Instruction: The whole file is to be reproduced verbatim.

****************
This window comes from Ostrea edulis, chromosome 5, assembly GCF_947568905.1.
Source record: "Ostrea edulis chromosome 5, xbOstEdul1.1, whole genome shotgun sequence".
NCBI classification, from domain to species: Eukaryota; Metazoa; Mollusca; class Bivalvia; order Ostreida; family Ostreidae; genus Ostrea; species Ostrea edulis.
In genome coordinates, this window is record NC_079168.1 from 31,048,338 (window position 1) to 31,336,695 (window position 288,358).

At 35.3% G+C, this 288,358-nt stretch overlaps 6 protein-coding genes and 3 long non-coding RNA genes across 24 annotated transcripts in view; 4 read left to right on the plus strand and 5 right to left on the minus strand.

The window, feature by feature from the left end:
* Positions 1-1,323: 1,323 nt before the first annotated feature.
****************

This window comes from Ostrea edulis, chromosome 5, assembly GCF_947568905.1.
Source record: "Ostrea edulis chromosome 5, xbOstEdul1.1, whole genome shotgun sequence".
NCBI classification, from domain to species: Eukaryota; Metazoa; Mollusca; class Bivalvia; order Ostreida; family Ostreidae; genus Ostrea; species Ostrea edulis.
In genome coordinates, this window is record NC_079168.1 from 31,048,338 (window position 1) to 31,336,695 (window position 288,358).

At 35.3% G+C, this 288,358-nt stretch overlaps 6 protein-coding genes and 3 long non-coding RNA genes across 24 annotated transcripts in view; 4 read left to right on the plus strand and 5 right to left on the minus strand.

The window, feature by feature from the left end:
* Positions 1-1,323: 1,323 nt before the first annotated feature.